When Joseph Muscat first touted Konrad Mizzi as a dreamer, we're not really sure inventing memories is what he had in mind. Last week Mizzi, who is 41, was quoted as saying he remembers Air Malta's first flight... which actually happened 44 years ago. But while it's important to keep our politicians as honest as possible, we can't pretend that we're not a nation of dreamers just like Konrad (or nightmarers - depending on what the situation calls for).
Listening in on casual conversations about politics, specifically those surrounding Mintoff (as though they can ever be casual), you'll inevitably hear someone bring up the lack of chocolate variety on the Matese island. Even though this was an issue from back in the 70s, half the nation still acts as though they personally had the Snickers-shakes from cocoa withdrawals.
And while this isn't a reflection on whether the policies made sense, or who is right or wrong when it comes to the argument, it's undeniably odd that we don't stop to analyze why we feel this way.
The fact that I said 'half the nation' in my example, as though there's anything close to an even PN/PL split, shows how many gaps our brain fills out, ironically without thinking.
Anthropologically, the tiny nature of our island is almost certainly one of the reasons we do this. A collapsed building that shocked residents one town over feels like it happened right next door. The five-day power cut due to roadworks that our distant cousins complained about on Facebook was basically a strain on the whole family.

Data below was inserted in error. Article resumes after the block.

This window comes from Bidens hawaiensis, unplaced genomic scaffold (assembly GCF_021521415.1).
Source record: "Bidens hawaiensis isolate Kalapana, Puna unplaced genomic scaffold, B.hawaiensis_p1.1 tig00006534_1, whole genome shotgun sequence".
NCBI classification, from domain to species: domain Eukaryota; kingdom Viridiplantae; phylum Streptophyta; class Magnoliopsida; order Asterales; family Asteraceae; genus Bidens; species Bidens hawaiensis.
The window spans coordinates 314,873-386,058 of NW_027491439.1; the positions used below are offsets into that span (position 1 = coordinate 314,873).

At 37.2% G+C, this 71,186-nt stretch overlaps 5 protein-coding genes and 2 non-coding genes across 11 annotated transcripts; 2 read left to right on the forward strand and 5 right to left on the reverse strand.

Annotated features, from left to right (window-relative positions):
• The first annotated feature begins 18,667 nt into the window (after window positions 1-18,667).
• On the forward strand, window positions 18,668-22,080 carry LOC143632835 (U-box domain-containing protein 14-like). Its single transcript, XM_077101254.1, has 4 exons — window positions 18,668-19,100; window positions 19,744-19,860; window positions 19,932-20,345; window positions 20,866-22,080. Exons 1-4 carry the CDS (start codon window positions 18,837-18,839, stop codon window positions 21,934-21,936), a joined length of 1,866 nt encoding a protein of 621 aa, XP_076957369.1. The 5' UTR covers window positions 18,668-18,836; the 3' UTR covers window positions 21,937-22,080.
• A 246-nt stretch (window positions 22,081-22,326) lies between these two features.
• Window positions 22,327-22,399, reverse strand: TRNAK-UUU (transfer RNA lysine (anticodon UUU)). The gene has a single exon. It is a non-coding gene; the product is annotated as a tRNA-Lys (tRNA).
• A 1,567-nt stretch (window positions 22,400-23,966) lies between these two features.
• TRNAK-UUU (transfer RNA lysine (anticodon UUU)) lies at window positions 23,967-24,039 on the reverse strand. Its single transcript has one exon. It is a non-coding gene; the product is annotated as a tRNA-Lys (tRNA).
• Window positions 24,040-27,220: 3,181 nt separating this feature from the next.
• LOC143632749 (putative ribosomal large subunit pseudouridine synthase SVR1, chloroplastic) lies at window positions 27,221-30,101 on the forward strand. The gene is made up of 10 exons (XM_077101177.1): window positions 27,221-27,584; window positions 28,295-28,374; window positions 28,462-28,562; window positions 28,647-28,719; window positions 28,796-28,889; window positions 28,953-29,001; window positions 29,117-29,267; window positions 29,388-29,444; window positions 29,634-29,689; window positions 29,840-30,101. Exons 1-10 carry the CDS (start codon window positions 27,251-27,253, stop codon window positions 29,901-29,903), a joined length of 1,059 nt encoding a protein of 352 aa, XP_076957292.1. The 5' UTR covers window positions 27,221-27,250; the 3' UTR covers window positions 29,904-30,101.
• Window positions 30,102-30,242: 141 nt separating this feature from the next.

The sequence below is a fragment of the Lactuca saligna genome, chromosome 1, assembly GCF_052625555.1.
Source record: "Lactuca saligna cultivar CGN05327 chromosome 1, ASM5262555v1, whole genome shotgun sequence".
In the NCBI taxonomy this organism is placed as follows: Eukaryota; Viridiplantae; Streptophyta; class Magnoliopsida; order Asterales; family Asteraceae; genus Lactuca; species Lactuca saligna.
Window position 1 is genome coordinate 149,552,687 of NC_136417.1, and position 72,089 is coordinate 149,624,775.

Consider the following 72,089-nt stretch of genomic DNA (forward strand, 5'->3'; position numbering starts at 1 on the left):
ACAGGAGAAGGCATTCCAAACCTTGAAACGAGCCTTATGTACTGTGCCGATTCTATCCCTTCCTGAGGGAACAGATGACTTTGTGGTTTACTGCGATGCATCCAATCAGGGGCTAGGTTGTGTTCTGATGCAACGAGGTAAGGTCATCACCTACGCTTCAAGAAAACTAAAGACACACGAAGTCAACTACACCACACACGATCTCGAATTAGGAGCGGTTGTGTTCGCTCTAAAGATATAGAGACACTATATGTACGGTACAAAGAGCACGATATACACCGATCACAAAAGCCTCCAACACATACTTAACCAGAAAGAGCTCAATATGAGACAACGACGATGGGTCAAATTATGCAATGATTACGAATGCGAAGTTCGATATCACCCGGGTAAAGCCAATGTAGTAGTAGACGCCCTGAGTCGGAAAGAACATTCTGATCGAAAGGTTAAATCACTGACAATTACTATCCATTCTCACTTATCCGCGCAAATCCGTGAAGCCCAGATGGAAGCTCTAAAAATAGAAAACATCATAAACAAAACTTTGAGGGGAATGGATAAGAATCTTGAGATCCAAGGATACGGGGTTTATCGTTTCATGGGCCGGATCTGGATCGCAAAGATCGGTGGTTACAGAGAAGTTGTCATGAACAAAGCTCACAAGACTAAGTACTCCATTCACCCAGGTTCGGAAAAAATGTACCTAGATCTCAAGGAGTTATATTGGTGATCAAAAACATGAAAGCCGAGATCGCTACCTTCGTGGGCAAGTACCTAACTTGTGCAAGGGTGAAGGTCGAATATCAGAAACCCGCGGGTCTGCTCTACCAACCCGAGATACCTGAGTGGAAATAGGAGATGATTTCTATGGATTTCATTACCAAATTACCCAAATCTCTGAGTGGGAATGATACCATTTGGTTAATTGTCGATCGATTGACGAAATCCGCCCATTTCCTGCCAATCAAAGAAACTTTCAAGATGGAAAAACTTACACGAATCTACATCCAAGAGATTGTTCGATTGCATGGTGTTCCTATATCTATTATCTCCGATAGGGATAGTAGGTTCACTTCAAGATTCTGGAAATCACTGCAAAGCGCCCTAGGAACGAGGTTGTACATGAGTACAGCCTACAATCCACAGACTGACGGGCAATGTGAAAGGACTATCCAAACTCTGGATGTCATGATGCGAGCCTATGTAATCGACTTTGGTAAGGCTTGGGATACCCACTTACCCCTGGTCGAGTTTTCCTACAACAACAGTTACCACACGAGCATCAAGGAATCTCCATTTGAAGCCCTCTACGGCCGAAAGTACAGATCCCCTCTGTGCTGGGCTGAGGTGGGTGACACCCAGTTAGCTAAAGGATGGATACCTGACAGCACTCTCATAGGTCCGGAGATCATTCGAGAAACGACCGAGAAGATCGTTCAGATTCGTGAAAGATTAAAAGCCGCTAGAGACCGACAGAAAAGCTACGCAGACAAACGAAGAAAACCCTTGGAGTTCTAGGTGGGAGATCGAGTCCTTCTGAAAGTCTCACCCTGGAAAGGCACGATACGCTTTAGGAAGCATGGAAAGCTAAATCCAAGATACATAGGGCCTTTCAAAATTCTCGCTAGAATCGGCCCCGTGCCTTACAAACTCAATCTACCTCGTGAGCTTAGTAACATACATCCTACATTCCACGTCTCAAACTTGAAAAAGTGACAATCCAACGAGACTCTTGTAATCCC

But inventing memories is more of a negative reflection of our issues with critical thinking than it is a cute sign that we're an empathetic bunch.
When told the same old story time and time again, we start to find it hard to imagine that the situation in question is not one that we personally experienced, because bar actually being there (usually a prerequisite for forming memories) we have experienced it.
The only difference is it's not through our personal input, and certainly not with our critical analysis. Along with the memory we get unwelcomed baggage, little to no situational context and a lot of eyebrow raises and "eee mela"s.
While the more inventive among us fall into this trap to win heated debates at the każin about Chiara's points for The One That I Love, or to avoid hearing a great-uncle tell you about a family picnic in 1993 for the third time in a row, a politician doing this almost certainly did so with ulterior motives.
While he may not have planned the blunder seated in a high-backed Bond-villain chair, stroking a cat and cackling manically, the fact that a politician felt empowered to lie (shocker) in print, about something so easily checked (actual shocker) just goes to show how little accountability we have.
It may seem like a minor mistake, but it's also representative of a lot more than that. Madonna's new single - that's a mistake. Inventing shit to sound cool is just sad (ironically, also like Madonna's new single).
Unlike the above-mentioned single, there is a silver lining to all this. Opinions on certain issues, especially political ones, are subjective (which is why an average family arguement about politics lasts between 2-4 years). Facts however, are not.
At school we may have been praised for critical thinking, but your science teacher would still have to dock marks for bad biology, despite you believing with all your heart, if you implied that humans evolving from lizards, not apes.
As people like Trump make it their personal goal to turn 'the truth' into a subjective term, it's good to be reminded that a little fact-checking can go a long way even after your essay-writing days are long past.
And as social media makes it possible for your lizard-men theory to spread with a flashy title and some basic Photoshop, it's important to make sure we're not out there consuming fake news as truths, or worse - spreading it ourselves.